cases:case090

Viscous Boundary Layers in Turbulent Rayleigh-Bénard Convection


The velocity field has been studied in a large-scale Rayleigh-Bénard (RB) experiment (called “Barrel of Ilmenau”) meeting two important criteria: a very high Rayleigh number of \(Ra_{max} = 10^{12}\) and a large size of 7.15 m in diameter and 6.30 m in height. The dynamics of the flow in a cylindrical RB cell is determined by three input parameters: the Rayleigh number \(Ra = (\gamma g \Delta \theta H^3)/(\nu k)\), the Prandtl number \(Pr = \nu/k\), and the aspect ratio \(\Gamma = D/H\). Its response to the applied temperature difference is reflected by the global output parameters: Reynolds number \(Re = (v_m H)/\nu\) and Nusselt number \(Nu = (4Hq)/(\lambda \pi D^2\Delta \theta)\). In these definitions variables stand for the following physical quantities: \(\gamma\) - isobaric expansion coefficient, \(g\) - gravitational acceleration, \(\Delta \theta\) - temperature difference between both horizontal plates, \(\nu\) - kinematic viscosity, \(k\) - thermal diffusivity, \(D\) - diameter of the cell, \(H\) - plate distance, \(v\) - typical velocity, \(q\) - convective heat flux, and \(\lambda\) - thermal conductivity.

Highly resolved local velocity and temperature profiles inside the boundary layers in turbulent Rayleigh-Bénard convection in air are presented. All component profiles were performed in a cylindrical box with an aspect ratio \(\Gamma = 1\), a Prandtl number \(Pr = 0.7\) and Rayleigh numbers \(Ra = 3 \times 10^9\) and \(Ra = 3 \times 10^{10}\). The experimentally obtained velocity profiles are compared with data from Direct Numerical Simulations (DNS) at the same Rayleigh numbers. The profiles of mean velocity from both experiments and numerics collapse very well with each other and both of the mean horizontal velocity profiles differ from the Blasius solution of a laminar non-isothermal shear layer. The wall-normal mean velocity at the central window tends to zero in both experiment and DNS. The temperature was measured by a very small glass encapsulated micro-thermistor of a size 125 \(\mu\)m. It should be noted that the typical thickness of the boundary layers is of order of 10 mm at the Rayleigh numbers covered in this work. Each single measurement covers the distance between z = 70 \(\mu\)m (corresponding to half the diameter of the micro-thermistor) and z = 150 mm.

Experimental details

A sketch of the experimental facility is shown in figure 1. In order to match the experimental parameters to those from the DNS (\(Ra_{sim} = 3 \times 10^9\), \(Ra_{sim} = 3 \times 10^{10}\)) a smaller cell, with a diameter of 2.5 m and a height of 2.5 m, was installed in the large RB system. Four windows are located at several positions of the cooling plate, permitting optical access for the Laser Doppler Anemometer (LDA) measurement. Using a combination of a 2d- and a 1d-Laser Doppler Anemometer (LDA), highly resolved profiles of the velocity were measured (see figure 2).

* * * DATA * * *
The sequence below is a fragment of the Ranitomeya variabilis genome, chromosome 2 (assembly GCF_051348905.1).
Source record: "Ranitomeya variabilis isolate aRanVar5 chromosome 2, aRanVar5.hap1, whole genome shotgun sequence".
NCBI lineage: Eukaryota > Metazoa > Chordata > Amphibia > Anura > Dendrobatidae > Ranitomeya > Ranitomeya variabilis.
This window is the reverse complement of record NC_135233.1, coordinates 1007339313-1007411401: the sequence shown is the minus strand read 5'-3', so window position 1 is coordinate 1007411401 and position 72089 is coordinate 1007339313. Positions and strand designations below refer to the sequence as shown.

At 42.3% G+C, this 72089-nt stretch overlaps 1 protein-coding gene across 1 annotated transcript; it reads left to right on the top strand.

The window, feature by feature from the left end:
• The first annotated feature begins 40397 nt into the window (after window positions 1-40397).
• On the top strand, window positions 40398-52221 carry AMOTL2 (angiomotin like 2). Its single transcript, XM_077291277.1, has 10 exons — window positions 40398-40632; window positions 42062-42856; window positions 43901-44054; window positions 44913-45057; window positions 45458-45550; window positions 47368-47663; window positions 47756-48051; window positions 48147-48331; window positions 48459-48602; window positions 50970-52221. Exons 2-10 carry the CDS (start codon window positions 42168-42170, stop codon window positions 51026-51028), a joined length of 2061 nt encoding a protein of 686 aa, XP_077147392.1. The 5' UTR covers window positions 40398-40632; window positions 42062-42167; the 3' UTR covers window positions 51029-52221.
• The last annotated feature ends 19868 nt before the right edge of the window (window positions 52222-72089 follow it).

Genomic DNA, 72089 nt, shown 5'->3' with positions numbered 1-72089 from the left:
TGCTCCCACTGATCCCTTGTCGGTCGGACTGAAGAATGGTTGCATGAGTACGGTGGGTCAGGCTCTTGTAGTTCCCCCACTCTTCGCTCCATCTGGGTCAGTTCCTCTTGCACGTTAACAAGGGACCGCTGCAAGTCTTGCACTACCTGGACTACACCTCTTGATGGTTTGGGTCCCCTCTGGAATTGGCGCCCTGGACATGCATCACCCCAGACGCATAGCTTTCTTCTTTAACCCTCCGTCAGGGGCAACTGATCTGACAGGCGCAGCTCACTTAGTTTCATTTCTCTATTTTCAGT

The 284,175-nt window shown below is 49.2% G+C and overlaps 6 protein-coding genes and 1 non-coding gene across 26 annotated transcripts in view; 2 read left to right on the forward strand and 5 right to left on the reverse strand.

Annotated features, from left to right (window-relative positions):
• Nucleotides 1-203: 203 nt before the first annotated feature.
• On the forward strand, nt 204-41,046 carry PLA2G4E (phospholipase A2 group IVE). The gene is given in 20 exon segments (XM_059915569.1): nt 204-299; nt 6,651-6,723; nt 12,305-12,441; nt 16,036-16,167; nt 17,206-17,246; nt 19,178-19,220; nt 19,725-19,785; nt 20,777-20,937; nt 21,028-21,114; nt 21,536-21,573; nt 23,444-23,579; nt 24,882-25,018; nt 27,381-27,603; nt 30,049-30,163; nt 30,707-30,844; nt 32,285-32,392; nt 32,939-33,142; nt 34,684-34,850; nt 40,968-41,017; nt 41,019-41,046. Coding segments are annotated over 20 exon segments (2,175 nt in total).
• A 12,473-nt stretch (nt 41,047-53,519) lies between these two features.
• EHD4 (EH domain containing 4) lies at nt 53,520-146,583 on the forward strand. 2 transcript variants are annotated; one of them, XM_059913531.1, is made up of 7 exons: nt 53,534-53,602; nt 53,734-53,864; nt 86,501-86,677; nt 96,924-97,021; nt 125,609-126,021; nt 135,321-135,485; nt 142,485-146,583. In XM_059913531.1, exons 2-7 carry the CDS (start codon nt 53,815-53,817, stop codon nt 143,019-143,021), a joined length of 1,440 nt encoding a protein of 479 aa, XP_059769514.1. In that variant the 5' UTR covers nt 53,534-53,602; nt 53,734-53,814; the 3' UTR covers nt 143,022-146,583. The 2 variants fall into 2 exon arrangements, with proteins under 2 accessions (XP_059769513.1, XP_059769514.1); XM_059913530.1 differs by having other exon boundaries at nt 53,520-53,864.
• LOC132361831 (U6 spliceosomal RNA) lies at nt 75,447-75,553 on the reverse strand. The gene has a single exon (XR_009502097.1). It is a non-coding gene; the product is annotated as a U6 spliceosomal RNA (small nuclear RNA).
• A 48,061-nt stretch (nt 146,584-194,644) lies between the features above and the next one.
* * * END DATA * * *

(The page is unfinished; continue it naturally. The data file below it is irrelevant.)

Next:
Sketch of the experiment Fig. 1: Sketch of the large-scale experiment "Barrel of Ilmenau"

LDA set-up Fig. 2: Set-up of the 3d-Laser Doppler anemometry measurement

The probes were arranged above the various windows in the cooling plate to provide field information at different locations in the flow. They are mounted on a high precision traverse system, which could be moved in the vertical \(z\)-direction in steps of \(\Delta z = 0.01\) mm. By moving the probes up and down the velocity could be measured at different locations beneath the plate surface. At each position different time series of 1800 s, 3600 s, 7200 s were captured and analyzed. Typical data rates were of the order of 100 Hz on average, which was sufficiently high to resolve the fastest velocity fluctuations in the flow. Cold-atomized droplets of Di-Ethyl-Hexyl-Sebacat (DEHS) with a size of about 1 \(\mu\)m were used as tracer particles, which were injected through an opening close to the sidewall. Because of the oscillation of large-scale circulation in turbulent RB convection, the magnitude \(U =(U^2 + V^2)^{1/2}\) is taken as the mean horizontal velocity. The actual set-up permits the measurement of the wall-normal velocity component, \(w\), up to a distance of 200 mm away from the wall.

For the temperature measurement set-up (see figure 3), the thermistor is connected to the tips of two 0.3 mm supports by 18 \(\mu\)m wires. In order to reduce the measurement error the temperature sensor was redesigned, taking care that the connecting wires were aligned parallel to the plates and along the iso-surfaces of constant mean temperature in the flow. The measurement uncertainty of the RTD is specified with 0.02 K in the range between 0 and 100 degrees. The micro-thermistor is connected to a special resistance bridge with an internal amplifier providing a very low current of ITh = 5 \(\mu\)m, which is sufficiently small to keep the self-heating of the sensor as low as 10 mK. The bridge was connected to a PC based multi-channel data acquisition system with a resolution of 10-4 K and a sampling rate of 200 s-1.

Temperature measurement set-up Fig. 3: Set-up of the temperature measurement

Direct numerical simulation details

A three-dimensional Direct Numerical Simulation (DNS) was used, with the Boussinesq approximation, which incorporates the effect of temperature in the vertical direction only. Owing to the cylindrical geometry cylindrical coordinates were employed, (\(r, \phi, z)\). Boundary conditions were the no-slip condition for the velocity at all walls, isothermal top and bottom plates, and adiabatic side walls for the temperature.

The grid sizes were \(N_r \times N_{\phi} \times N_z = 301 \times 513 \times 360\) for \(Ra = 3 \times 10^9\) and \(513 \times 1153 \times 861\) for \(Ra = 3 \times 10^{10}\) . The DNS scheme by Verzicco and Orlandi (1996) was used, in which equations are solved on a staggered grid with a second-order finite difference scheme. The pressure field \(p\) was determined by a two-dimensional Poisson solver after applying a one-dimensional Fast Fourier Transform (FFT) in the azimuthal direction. The time advancement was done by a third-order Runge-Kutta scheme. The grid spacings were non-equidistant in the axial and radial directions. The grid resolutions were chosen sufficiently large (see Shi et al (2012) for more details), and ensured that the thermal boundary layer was resolved with 18 grid planes for the \(Ra = 3 \times 10^9\) case and with 23 grid planes for the \(Ra = 3 \times 10^{10}\) case.